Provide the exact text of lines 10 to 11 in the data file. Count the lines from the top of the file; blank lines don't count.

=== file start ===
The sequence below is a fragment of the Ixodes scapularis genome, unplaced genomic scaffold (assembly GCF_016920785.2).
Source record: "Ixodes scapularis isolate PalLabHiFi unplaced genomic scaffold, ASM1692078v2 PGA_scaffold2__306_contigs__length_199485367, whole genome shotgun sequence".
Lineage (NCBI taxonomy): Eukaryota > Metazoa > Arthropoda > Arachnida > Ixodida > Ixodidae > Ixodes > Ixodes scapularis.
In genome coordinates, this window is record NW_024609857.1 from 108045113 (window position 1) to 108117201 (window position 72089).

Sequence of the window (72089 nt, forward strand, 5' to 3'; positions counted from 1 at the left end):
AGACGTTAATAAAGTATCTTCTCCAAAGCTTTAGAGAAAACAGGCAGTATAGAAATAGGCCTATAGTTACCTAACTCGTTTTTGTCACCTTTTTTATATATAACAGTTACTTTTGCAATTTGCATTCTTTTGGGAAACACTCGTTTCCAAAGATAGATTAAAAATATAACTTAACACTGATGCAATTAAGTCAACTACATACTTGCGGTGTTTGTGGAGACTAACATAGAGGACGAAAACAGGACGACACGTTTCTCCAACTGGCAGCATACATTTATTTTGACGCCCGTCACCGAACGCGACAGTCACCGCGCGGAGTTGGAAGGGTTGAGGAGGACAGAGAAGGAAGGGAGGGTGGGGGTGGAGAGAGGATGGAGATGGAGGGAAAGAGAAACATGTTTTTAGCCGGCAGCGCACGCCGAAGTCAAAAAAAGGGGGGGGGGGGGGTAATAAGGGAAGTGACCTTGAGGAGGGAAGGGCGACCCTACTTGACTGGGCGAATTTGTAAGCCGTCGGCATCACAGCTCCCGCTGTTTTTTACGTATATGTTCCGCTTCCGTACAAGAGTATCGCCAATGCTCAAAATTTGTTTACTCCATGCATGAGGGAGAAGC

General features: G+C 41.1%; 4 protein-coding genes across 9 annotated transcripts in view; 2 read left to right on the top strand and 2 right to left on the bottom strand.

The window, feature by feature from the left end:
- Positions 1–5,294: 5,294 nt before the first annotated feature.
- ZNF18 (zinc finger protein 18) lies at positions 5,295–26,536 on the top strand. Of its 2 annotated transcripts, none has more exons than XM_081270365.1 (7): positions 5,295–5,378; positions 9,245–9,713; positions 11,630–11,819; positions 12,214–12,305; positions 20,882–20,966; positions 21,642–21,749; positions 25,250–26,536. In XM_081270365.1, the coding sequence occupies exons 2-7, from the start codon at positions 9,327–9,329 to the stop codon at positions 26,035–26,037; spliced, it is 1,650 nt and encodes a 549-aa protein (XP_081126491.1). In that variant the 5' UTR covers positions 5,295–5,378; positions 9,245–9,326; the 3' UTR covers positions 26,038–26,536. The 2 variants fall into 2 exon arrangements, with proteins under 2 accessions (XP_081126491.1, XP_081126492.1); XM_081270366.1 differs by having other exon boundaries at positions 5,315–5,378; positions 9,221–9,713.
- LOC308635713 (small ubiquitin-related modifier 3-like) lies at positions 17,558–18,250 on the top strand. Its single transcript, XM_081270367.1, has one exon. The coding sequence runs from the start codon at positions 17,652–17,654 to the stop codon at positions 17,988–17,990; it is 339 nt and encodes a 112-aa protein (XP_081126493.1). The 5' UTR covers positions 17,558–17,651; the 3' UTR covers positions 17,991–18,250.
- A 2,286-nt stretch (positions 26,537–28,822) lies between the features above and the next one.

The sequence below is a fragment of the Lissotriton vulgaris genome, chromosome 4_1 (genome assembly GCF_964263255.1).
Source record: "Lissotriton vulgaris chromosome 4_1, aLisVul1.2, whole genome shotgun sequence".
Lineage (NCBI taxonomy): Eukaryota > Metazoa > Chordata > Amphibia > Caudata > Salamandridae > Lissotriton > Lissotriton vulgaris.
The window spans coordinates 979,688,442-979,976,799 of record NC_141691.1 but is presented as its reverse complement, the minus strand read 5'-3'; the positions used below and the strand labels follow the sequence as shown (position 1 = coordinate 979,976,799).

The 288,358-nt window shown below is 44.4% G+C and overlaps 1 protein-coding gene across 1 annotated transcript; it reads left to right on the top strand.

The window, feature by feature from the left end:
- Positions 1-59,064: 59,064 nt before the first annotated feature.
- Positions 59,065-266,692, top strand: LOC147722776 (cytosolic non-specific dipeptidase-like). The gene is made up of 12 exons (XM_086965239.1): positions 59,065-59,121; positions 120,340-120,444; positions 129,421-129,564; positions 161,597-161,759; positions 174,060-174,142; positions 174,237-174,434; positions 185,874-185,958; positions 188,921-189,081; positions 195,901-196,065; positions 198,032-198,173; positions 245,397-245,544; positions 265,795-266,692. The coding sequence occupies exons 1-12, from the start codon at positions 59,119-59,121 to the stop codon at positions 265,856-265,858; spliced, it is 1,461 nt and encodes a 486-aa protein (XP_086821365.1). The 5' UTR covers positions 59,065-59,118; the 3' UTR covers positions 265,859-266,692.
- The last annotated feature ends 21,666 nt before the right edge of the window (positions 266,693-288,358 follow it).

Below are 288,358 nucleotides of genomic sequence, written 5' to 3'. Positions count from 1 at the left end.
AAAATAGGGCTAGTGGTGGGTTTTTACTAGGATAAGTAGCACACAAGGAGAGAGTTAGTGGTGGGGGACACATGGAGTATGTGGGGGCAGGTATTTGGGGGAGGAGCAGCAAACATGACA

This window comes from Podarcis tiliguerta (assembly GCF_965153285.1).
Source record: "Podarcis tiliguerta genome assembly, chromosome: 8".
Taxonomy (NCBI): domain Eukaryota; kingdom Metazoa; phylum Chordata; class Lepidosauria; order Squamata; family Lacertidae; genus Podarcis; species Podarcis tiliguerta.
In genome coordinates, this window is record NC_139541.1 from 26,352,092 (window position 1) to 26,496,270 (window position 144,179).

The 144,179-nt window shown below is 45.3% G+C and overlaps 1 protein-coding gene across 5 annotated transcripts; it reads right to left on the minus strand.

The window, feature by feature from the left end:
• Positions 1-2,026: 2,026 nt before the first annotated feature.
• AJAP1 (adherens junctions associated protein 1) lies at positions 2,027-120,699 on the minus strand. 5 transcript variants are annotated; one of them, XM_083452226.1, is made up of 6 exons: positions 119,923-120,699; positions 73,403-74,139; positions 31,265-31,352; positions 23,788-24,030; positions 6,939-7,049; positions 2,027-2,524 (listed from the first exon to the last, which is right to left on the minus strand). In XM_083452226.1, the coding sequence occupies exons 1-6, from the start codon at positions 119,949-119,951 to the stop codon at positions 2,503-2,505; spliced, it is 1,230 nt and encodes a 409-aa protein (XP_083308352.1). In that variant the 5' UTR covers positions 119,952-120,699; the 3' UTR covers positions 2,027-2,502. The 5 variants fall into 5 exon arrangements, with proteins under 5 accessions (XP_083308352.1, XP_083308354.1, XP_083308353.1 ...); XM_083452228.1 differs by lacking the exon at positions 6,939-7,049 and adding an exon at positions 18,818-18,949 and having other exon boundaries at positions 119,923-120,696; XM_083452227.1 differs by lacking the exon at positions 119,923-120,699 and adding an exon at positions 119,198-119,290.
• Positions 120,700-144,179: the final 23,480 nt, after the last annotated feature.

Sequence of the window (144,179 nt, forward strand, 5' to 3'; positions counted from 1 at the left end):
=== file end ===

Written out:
- ZNF18 (zinc finger protein 18) lies at positions 5,295–26,536 on the top strand. Of its 2 annotated transcripts, none has more exons than XM_081270365.1 (7): positions 5,295–5,378; positions 9,245–9,713; positions 11,630–11,819; positions 12,214–12,305; positions 20,882–20,966; positions 21,642–21,749; positions 25,250–26,536. In XM_081270365.1, the coding sequence occupies exons 2-7, from the start codon at positions 9,327–9,329 to the stop codon at positions 26,035–26,037; spliced, it is 1,650 nt and encodes a 549-aa protein (XP_081126491.1). In that variant the 5' UTR covers positions 5,295–5,378; positions 9,245–9,326; the 3' UTR covers positions 26,038–26,536. The 2 variants fall into 2 exon arrangements, with proteins under 2 accessions (XP_081126491.1, XP_081126492.1); XM_081270366.1 differs by having other exon boundaries at positions 5,315–5,378; positions 9,221–9,713.
- LOC308635713 (small ubiquitin-related modifier 3-like) lies at positions 17,558–18,250 on the top strand. Its single transcript, XM_081270367.1, has one exon. The coding sequence runs from the start codon at positions 17,652–17,654 to the stop codon at positions 17,988–17,990; it is 339 nt and encodes a 112-aa protein (XP_081126493.1). The 5' UTR covers positions 17,558–17,651; the 3' UTR covers positions 17,991–18,250.